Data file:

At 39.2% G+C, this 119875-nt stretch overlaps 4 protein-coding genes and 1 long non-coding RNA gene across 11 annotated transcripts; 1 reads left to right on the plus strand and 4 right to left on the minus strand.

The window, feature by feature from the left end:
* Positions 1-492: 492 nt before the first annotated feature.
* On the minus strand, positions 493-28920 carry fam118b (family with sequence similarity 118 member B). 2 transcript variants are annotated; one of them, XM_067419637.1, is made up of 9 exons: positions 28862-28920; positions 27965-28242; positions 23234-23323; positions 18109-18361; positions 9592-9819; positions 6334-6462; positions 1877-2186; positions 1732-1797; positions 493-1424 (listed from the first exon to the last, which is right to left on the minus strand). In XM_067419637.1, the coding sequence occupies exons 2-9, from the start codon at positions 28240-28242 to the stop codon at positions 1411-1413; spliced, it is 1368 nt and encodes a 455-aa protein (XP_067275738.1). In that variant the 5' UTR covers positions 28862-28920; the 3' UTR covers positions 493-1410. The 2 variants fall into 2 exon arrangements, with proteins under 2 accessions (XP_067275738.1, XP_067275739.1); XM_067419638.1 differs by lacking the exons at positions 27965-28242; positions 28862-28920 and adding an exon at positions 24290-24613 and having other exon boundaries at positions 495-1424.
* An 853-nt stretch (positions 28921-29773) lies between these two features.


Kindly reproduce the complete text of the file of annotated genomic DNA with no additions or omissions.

At 39.2% G+C, this 119875-nt stretch overlaps 4 protein-coding genes and 1 long non-coding RNA gene across 11 annotated transcripts; 1 reads left to right on the plus strand and 4 right to left on the minus strand.

The window, feature by feature from the left end:
* Positions 1-492: 492 nt before the first annotated feature.
* On the minus strand, positions 493-28920 carry fam118b (family with sequence similarity 118 member B). 2 transcript variants are annotated; one of them, XM_067419637.1, is made up of 9 exons: positions 28862-28920; positions 27965-28242; positions 23234-23323; positions 18109-18361; positions 9592-9819; positions 6334-6462; positions 1877-2186; positions 1732-1797; positions 493-1424 (listed from the first exon to the last, which is right to left on the minus strand). In XM_067419637.1, the coding sequence occupies exons 2-9, from the start codon at positions 28240-28242 to the stop codon at positions 1411-1413; spliced, it is 1368 nt and encodes a 455-aa protein (XP_067275738.1). In that variant the 5' UTR covers positions 28862-28920; the 3' UTR covers positions 493-1410. The 2 variants fall into 2 exon arrangements, with proteins under 2 accessions (XP_067275738.1, XP_067275739.1); XM_067419638.1 differs by lacking the exons at positions 27965-28242; positions 28862-28920 and adding an exon at positions 24290-24613 and having other exon boundaries at positions 495-1424.
* An 853-nt stretch (positions 28921-29773) lies between these two features.